Colombian Sisters, Including 11-Year-Old With Medical Condition, Detained at Logan Airport | NECN
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Colombian Sisters, Including 11-Year-Old With Medical Condition, Detained at Logan Airport

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    Two sisters from Colombia who flew into Boston to visit their mother and stepfather have been detained at Logan International Airport since their arrival. Eleven-year-old Laura Gomez was even rushed to Massachusetts General Hospital, then returned for further questioning.

    (Published Thursday, March 30, 2017)

    Laura and Dayana Gomez flew from Colombia Wednesday night into Boston's Logan International Airport, but they couldn't get far. The sisters, who live in Colombia and traveled to Massachusetts to visit their mother and stepfather, have been detained and questioned since their arrival.

    Their mother, who lives in Lowell, is extremely worried, and not just because of the lengthy detainment. Laura, who's just 11, was rushed to Massachusetts General Hospital Thursday morning for severe stomach pains. She was then taken back to the airport, where the questioning has continued.

    "Here we have an 11-year-old child who came here to see her mother and her stepfather, and she's had a serious medical condition and the tactics here are concerning," said immigration attorney Heather Yountz.

    Yountz says she's never seen anything like this case. She says the sisters, who are dual citizens of Colombia and Spain, have valid Spanish passports and return tickets. She believes U.S. Customs and Border Protection may be fearful that the girls will stay in the States with their mother and won't go back home.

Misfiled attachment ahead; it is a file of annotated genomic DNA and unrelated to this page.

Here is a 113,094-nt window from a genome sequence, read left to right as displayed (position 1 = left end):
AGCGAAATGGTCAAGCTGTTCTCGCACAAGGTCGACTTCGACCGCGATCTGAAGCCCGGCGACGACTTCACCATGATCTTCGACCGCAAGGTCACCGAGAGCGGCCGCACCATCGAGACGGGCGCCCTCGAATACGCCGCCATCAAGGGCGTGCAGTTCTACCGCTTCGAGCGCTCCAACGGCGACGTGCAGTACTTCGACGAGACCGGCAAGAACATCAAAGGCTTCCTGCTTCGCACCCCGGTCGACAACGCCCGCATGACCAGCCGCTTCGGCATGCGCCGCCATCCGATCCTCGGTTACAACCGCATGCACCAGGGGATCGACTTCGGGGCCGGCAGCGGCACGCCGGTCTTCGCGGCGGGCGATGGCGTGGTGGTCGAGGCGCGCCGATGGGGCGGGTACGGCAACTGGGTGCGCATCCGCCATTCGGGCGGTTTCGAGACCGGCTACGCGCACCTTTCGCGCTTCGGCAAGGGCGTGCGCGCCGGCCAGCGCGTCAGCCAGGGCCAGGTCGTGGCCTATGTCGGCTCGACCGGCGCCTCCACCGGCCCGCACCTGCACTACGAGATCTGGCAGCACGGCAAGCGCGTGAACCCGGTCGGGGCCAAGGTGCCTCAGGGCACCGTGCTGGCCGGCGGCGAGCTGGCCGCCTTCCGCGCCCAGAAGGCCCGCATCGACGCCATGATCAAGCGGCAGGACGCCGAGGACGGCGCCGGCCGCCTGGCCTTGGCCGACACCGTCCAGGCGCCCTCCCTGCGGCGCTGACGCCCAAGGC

"My concern is that 11-year-old girls being treated in this manner are a result of what's happening right now in the world of immigration, and in airports in particular," said Yountz.

    U.S. Customs and Border Protection told NBC Boston it could not comment on a specific case because of privacy laws, and offered the following general statement:

    "U.S. Customs and Border Protection officers are thoroughly trained on admissibility factors and the Immigration and Nationality Act which broadly governs the admissibility and inadmissibility of travelers into the United States.

    "All travelers arriving to the United States must possess valid travel documents. For foreign nationals, this includes a current passport and a valid visa or visa waiver issued by the U.S. Government. The foreign national must possess the appropriate visa for their intended purpose of travel.

    "It is important to note that issuance of a visa or a visa waiver does not guarantee entry to the United States. A CBP officer at the port of entry will conduct an inspection to determine if the individual is eligible for admission under U.S. immigration law.

    "As the agency charged with determining admissibility of aliens at ports of entry, under U.S. immigration law [Section 291 of the INA [8 USC 1361] applicants for admission bear the burden of proof to establish that they are clearly eligible to enter the United States. In order to demonstrate that they are admissible, the applicant must overcome ALL grounds of inadmissibility."

    The girls are still being detained as of Thursday evening, and it's unclear if they will eventually be released or deported. Laura and Dayana, who's 20, are both applying to become U.S. citizens.

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